‘The Hobbit: An Unexpected Journey’ Movie Review – A Dangerous Pace
Somewhere, Gandalf says something along the lines of “every good story could use elaboration.” I really wish I’d remembered the exact quote, but this line nails what Peter Jackson was going for in The Hobbit: An Unexpected Journey. Based on a book roughly the size of each J.R.R. Tolkien Lord of the Rings novels, Jackson has decided to stretch it into three movies. Using a similar pace but far less source material, The Hobbit comes dangerously close to becoming disappointing. Thanks to some revered performances and a more action-packed final hour, the experience is still worth having.
Roughly covering the first third of the novel, the story is supposed to be about Bilbo Baggins (Martin Freeman), a seemingly “normal” hobbit, and his quest to uncover a very large treasure buried within the Lonely Mountain. The problem, though, is that a gigantic, fire-breathing dragon resides within the treasure. Armed with thirteen warrior dwarves, and one epic wizard, Gandalf (Ian McKellen), the team sets out.
While the entire story isn’t even close to being finished, the group encounters quite the circumstances when trying to reach the treasure. This includes all the fantasy folklore you can imagine, from elves to orcs…
And, of course, one poor, decrepit Gollum (Andy Serkis) and his almighty ring.
Coming off the success of The Lord of the Rings trilogy, The Hobbit has been in the works for quite some time, churning up the anticipation. With great success comes great expectations, and that could ultimately be its undoing. When you consider the source material, An Unexpected Journey has to be a “set-up” movie. Like any story, the “good” stuff comes at the end. I want to say it’s almost unavoidable.
Still, with The Lord of the Rings, they ignored this principle of “set-up” by delivering a magnificent first film. They did have a prequel book, yes, but they still had to establish all the characters, conflicts, and so on. However, The Hobbit doesn’t particularly have this luxury because there’s simply not enough story for three movies. It tries its hardest to bridge the gap, something I thoroughly enjoyed, but it still feels too drawn out.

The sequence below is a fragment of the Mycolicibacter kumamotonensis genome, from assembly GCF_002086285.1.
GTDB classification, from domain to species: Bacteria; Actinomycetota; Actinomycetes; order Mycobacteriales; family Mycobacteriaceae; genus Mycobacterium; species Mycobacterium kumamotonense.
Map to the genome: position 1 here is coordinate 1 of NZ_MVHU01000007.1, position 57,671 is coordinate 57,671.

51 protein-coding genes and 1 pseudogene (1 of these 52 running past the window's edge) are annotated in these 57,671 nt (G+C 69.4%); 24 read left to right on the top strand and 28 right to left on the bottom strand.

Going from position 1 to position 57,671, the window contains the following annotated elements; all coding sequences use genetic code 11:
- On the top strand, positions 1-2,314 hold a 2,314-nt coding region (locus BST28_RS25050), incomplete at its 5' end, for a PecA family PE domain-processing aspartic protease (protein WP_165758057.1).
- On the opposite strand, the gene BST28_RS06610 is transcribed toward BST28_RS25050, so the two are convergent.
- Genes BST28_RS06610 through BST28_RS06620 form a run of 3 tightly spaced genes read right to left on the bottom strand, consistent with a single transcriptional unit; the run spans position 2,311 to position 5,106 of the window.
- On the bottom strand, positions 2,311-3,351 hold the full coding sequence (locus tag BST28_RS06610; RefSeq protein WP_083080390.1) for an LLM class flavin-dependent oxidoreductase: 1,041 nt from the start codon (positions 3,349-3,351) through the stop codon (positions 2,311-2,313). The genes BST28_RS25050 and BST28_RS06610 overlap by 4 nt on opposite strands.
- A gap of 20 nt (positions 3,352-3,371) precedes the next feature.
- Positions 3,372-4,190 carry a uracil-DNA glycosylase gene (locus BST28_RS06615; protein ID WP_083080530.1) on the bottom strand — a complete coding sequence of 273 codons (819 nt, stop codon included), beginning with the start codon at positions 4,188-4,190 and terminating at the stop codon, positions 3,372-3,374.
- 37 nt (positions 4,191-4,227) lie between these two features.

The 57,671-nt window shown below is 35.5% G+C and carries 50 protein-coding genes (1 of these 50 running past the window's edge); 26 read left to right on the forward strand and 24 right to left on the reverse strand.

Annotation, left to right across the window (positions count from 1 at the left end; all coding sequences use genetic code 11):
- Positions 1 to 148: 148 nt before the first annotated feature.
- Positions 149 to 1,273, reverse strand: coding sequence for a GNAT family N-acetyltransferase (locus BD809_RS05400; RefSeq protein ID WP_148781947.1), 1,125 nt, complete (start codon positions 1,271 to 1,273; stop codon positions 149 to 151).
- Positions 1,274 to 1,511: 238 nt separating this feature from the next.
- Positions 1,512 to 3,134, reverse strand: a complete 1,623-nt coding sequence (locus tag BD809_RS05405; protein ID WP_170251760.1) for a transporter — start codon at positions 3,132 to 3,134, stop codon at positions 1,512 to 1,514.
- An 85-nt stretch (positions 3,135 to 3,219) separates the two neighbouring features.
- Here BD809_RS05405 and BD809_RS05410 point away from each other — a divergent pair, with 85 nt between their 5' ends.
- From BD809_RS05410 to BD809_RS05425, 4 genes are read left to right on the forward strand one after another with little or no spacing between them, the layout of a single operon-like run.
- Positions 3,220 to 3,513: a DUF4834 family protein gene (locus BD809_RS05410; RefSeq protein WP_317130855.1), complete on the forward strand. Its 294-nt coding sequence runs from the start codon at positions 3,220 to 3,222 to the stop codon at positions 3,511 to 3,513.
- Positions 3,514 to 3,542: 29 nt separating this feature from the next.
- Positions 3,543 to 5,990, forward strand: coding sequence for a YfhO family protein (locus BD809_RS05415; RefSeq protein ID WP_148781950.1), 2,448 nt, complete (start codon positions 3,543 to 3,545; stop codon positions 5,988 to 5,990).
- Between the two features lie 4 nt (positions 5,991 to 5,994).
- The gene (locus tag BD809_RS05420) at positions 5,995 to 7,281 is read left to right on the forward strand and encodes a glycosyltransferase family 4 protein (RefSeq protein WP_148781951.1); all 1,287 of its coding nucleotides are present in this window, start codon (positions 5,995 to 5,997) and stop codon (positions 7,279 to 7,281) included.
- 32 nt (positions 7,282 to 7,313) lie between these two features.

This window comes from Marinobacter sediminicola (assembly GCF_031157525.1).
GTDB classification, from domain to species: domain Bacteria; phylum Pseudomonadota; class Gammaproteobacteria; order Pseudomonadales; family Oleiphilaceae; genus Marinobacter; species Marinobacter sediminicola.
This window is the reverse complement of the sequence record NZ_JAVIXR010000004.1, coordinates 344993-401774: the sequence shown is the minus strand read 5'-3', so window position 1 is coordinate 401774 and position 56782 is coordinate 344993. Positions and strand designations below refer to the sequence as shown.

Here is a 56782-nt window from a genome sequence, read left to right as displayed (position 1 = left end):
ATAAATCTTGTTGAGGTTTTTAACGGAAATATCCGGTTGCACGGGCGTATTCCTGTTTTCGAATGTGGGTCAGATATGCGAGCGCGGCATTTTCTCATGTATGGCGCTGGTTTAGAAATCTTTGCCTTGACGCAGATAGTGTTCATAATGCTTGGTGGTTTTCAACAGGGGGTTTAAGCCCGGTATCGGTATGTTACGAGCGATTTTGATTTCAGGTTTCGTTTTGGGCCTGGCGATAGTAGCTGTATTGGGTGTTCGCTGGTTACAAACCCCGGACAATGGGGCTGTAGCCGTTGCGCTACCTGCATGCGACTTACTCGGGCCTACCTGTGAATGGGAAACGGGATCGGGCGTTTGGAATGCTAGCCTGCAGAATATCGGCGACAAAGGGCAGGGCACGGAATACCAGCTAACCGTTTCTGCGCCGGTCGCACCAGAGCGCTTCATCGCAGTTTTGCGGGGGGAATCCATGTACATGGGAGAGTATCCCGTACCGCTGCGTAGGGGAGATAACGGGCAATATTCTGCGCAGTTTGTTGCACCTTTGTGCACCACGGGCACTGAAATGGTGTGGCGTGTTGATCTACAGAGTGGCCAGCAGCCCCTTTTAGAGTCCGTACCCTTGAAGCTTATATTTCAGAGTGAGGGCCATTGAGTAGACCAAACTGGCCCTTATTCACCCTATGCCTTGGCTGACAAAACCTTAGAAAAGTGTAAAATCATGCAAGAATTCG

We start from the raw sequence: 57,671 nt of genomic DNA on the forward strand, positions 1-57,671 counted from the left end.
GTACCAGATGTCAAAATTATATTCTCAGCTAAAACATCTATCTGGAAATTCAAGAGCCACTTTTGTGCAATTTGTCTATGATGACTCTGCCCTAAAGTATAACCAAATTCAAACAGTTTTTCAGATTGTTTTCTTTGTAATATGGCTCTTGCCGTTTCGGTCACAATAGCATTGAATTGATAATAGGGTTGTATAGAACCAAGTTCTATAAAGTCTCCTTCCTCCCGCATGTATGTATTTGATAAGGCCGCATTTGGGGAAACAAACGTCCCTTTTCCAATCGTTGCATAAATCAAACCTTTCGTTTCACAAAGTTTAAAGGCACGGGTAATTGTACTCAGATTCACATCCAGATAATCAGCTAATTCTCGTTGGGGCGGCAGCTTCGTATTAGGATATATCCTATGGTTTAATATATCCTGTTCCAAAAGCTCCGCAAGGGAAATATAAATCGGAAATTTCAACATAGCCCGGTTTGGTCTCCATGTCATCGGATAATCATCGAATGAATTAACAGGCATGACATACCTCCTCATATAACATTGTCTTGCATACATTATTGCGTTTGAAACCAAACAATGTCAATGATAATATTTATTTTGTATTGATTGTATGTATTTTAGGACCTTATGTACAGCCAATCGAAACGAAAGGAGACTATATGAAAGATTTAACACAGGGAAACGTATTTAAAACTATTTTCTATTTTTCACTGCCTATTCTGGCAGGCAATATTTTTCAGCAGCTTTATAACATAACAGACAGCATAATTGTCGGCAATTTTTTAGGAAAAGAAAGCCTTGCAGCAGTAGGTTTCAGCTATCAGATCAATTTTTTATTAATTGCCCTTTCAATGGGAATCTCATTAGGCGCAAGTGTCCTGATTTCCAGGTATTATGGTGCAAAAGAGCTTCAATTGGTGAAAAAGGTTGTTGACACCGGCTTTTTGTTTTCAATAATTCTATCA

There’s no particular reason the film should drag almost three hours. It is nice that Jackson continued the “mythos” from one trilogy to the next, sometimes adding characters or plots that weren’t existent before, but even the most hardcore fan should agree it feels a bit bloated.
Another thing that bothered me was the story’s main focus. It’s one thing to mix and match the particular details of a story, but it’s another thing entirely to change the main conflict. I was led to believe this would be Bilbo’s story. While he still is the “main character” per se, I don’t think his story was fully embraced and told like I expected. Instead, a lot of focus is put on the dwarf leader Thorin (Richard Armitage). I understand it (to a degree) because he’s the real connection to the treasure, but the story is called The Hobbit for a reason.
Still, there are certain things I can’t deny. One of which was how awesome Gandalf and Gollum both were. Bilbo, too, is on his way to reaching an elite status. However, Gandalf and Gollum both stole the movie with the two best scenes in my opinion. McKellen and Serkis are to thank for this.
Lastly, I feel obliged to spend a bit of time talking about the visuals. I opted to see the film in the unprecedented 48 frames-per-second (fps). The High Frame Rate came off a lot like those TVs with higher refresh rates. For those that know what I’m talking about, it’s sometimes referred to as the “soap opera” effect because the foreground seems to move at a different rate than the background. I personally got used to the “different” appeal, but I understand how it would be distracting. Be warned, the 48 fps screenings will add a new aspect to the viewing experience, and that aspect may be distracting.
So, I’m still torn. Having freshly finished the book and recently re-watched The Fellowship of the Ring, I was hoping for The Hobbit: An Unexpected Journey to start the new trilogy off on the right foot. After the first half, I was more skeptical than ever. When the action picks up and, more specifically, when Gollum makes his stunning return, it makes up for the lost time. I still have certain reservations about the pacing (and some of the added content), but I’m willing to look the other way because…well Peter Jackson’s Middle-earth is so damn fun to embrace.
Make sure to buy your tickets early and hopefully catch it this weekend.
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